We only see Mr. Carol's Husband Man a couple of times on page, and he's nice enough in person to Therese. Carol can't stand him, though. She never seems upset or regretful about the divorce. Instead she seems glad their marriage is over, although the custody of their daughter, Rindy, is a dicey issue.
The reason Carol dislikes Harge is because, as she says, "I doubt if he's capable of loving anyone, really" (11.82). But let's be honest here: is Carol capable of loving anyone? She says she is, but the way she treats Therese more like an object than a person makes us wonder. Maybe Carol and Harge were drawn to each other because neither one of them has a large capacity for love.
Whatever the reason, Harge quickly turns manipulative, deceitful, and destructive, which Carol never is. He buys a letter from Therese to Carol from Florence the maid and uses it in court to take custody of Rindy away from Carol. He also hires a nameless detective to follow her on her road trip. It's a shady move, and it shows Harge's control issues.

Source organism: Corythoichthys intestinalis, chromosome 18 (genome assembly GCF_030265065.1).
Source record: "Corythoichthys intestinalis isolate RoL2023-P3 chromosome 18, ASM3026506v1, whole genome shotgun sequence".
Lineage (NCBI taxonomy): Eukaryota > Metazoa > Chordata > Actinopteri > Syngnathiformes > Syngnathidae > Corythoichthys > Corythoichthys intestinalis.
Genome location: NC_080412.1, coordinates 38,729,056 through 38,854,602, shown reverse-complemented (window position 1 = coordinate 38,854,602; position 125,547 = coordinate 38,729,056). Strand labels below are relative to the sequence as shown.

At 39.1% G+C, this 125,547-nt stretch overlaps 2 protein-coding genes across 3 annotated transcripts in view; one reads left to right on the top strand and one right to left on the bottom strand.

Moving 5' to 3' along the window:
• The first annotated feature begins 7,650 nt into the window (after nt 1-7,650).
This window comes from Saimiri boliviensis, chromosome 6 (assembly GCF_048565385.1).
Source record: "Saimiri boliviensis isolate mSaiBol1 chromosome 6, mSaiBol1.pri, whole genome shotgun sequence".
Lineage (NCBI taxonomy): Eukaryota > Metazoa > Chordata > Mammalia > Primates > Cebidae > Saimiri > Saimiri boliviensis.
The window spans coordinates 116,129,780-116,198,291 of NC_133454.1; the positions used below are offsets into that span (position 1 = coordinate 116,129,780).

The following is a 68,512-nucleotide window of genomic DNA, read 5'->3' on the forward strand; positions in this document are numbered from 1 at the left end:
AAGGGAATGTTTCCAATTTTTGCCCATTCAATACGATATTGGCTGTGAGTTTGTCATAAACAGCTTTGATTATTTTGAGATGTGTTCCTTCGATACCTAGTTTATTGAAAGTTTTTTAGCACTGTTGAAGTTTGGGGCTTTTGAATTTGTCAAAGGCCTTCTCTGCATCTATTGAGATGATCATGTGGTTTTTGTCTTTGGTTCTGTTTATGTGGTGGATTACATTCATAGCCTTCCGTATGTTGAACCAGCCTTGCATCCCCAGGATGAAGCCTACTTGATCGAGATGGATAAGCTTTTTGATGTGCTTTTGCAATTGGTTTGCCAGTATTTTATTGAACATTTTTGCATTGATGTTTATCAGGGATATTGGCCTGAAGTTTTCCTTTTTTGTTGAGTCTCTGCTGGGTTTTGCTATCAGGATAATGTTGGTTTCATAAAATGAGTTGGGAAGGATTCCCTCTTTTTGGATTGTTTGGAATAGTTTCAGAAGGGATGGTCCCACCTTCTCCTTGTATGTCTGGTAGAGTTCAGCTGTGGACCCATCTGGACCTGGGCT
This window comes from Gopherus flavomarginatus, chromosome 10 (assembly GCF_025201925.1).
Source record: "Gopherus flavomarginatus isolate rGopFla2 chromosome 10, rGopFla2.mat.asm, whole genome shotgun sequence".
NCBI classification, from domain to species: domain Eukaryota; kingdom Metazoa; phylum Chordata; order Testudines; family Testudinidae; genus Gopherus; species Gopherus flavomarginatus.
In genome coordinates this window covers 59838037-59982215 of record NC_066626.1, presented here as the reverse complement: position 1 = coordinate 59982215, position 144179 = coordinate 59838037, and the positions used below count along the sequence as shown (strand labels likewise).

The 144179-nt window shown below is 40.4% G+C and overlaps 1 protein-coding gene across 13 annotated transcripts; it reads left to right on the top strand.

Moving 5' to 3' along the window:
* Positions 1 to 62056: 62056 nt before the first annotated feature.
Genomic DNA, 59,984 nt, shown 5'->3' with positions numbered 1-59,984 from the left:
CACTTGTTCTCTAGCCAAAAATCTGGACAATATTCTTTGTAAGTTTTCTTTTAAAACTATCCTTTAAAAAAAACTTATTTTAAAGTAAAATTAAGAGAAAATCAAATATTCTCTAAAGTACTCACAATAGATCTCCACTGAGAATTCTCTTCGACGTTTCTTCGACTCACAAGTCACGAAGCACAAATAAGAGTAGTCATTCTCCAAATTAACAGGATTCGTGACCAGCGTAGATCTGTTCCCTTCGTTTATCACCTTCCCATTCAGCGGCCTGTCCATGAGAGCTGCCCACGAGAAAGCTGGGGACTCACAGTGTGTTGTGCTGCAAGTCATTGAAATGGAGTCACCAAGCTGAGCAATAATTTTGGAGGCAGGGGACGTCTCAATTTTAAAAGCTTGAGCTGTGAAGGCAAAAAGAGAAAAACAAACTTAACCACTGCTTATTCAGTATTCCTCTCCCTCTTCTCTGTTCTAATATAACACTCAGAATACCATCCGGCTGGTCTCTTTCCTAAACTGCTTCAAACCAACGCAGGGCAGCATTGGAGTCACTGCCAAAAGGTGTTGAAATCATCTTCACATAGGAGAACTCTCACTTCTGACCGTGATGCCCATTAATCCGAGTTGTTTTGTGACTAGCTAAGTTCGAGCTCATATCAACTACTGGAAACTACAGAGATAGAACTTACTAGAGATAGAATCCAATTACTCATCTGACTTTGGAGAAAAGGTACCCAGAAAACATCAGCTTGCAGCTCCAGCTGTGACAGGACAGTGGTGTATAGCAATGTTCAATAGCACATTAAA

Carol's relationship with Therese doesn't affect her ability to be a mother in any way—Harge just uses it to hurt Carol because she doesn't want to be married to him. In this way, he uses their daughter as an object, too. And because she is just a pawn, we never get to hear what she thinks of the whole matter. Carol has no problem sacrificing her own daughter for Therese in the end, though, so maybe Rindy is better off with dad.